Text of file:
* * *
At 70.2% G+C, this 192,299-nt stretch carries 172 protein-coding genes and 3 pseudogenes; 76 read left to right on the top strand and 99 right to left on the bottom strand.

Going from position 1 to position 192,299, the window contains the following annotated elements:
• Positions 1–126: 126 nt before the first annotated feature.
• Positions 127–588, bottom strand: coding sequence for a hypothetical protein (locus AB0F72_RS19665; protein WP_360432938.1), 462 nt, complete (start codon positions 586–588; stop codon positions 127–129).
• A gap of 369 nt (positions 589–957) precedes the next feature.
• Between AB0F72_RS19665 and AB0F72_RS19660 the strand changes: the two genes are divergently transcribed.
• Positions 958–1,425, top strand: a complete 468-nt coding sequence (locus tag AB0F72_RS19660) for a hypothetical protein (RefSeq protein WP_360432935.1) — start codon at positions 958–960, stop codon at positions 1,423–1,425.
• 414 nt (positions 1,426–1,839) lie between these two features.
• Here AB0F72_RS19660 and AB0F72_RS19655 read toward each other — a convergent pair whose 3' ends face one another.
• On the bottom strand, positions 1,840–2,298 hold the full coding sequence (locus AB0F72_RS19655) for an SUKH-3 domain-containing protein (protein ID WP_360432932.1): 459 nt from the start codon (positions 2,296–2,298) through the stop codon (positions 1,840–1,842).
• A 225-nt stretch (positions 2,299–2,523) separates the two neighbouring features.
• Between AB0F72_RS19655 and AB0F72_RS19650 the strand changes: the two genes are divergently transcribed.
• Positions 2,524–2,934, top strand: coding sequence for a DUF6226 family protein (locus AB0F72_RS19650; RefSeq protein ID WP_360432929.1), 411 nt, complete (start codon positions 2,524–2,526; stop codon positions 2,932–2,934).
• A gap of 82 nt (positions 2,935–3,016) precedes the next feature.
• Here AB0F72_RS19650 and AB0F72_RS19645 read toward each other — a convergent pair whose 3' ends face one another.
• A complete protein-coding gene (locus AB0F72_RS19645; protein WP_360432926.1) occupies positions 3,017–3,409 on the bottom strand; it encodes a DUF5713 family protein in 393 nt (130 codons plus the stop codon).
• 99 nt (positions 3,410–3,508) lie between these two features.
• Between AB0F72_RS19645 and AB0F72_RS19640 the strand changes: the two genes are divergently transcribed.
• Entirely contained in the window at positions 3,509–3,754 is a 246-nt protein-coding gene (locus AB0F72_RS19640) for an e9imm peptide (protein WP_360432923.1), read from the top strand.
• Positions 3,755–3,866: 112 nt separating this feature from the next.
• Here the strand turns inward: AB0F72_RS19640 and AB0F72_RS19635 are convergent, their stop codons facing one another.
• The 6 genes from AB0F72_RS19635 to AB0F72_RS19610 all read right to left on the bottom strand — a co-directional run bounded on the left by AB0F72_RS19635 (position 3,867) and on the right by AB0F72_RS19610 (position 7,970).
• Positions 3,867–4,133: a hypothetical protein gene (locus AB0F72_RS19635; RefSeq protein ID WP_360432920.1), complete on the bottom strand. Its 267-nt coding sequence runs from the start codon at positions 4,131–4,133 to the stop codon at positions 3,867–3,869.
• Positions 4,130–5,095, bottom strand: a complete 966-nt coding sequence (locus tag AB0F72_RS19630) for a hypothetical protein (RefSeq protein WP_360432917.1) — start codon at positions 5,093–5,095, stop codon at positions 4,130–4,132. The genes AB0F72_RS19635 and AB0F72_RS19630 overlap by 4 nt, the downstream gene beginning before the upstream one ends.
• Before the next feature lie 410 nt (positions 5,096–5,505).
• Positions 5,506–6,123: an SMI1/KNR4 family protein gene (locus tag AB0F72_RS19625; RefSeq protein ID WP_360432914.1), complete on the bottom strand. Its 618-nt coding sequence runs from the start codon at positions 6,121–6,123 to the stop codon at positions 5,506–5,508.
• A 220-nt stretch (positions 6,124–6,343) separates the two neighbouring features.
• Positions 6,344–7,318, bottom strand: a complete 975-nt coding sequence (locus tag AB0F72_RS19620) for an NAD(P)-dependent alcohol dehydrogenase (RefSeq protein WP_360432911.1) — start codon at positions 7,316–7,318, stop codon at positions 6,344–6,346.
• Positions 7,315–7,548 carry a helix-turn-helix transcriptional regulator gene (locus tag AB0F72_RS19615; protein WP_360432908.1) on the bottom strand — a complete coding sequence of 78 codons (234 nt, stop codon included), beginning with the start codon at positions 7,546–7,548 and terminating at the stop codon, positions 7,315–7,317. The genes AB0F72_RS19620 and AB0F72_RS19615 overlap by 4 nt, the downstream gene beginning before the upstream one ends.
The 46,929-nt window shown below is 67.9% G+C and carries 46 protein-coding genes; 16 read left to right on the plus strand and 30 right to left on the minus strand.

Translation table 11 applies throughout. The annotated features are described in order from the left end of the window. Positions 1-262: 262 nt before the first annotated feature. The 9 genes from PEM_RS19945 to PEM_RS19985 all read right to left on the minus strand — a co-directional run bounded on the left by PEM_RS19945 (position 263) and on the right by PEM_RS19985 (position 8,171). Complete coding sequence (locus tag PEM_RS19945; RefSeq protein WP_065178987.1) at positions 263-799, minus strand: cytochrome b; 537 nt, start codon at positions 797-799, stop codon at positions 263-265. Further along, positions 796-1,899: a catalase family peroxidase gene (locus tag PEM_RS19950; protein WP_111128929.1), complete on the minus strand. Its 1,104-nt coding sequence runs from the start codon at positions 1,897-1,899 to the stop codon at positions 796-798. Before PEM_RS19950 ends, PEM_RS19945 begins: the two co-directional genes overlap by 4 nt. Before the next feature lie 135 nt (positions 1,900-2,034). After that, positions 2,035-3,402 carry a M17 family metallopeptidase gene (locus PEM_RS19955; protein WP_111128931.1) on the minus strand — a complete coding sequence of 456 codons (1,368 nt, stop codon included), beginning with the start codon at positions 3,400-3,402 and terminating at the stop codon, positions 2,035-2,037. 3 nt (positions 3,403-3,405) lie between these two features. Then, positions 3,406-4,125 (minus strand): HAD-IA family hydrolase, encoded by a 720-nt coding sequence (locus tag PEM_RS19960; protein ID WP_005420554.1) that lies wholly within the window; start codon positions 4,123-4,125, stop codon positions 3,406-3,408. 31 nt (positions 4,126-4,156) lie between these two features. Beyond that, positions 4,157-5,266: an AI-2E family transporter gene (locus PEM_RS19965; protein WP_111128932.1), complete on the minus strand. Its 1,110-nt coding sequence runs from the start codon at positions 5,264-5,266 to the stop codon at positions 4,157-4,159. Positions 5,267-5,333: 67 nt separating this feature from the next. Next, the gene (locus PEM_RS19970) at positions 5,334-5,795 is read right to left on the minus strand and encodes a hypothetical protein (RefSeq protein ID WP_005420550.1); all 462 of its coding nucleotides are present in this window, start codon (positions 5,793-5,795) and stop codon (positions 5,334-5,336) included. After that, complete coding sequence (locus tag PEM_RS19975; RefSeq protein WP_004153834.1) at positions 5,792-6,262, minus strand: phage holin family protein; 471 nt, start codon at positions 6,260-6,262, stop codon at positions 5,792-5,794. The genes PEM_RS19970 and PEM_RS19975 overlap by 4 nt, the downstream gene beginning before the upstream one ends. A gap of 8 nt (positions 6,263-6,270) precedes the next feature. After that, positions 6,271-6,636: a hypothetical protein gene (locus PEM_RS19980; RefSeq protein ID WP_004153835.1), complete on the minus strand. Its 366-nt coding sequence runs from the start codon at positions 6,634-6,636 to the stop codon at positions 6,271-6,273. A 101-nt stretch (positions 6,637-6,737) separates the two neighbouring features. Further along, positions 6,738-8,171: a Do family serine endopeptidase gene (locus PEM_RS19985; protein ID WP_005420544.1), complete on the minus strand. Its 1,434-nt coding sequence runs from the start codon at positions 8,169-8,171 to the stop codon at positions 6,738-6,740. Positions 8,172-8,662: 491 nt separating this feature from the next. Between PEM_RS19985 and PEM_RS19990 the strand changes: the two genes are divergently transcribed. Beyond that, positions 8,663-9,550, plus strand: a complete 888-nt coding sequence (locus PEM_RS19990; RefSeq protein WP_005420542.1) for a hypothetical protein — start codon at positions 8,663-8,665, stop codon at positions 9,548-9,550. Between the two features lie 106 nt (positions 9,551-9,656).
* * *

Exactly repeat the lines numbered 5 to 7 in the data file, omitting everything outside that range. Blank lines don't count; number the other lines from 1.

• A gap of 369 nt (positions 589–957) precedes the next feature.
• Between AB0F72_RS19665 and AB0F72_RS19660 the strand changes: the two genes are divergently transcribed.
• Positions 958–1,425, top strand: a complete 468-nt coding sequence (locus tag AB0F72_RS19660) for a hypothetical protein (RefSeq protein WP_360432935.1) — start codon at positions 958–960, stop codon at positions 1,423–1,425.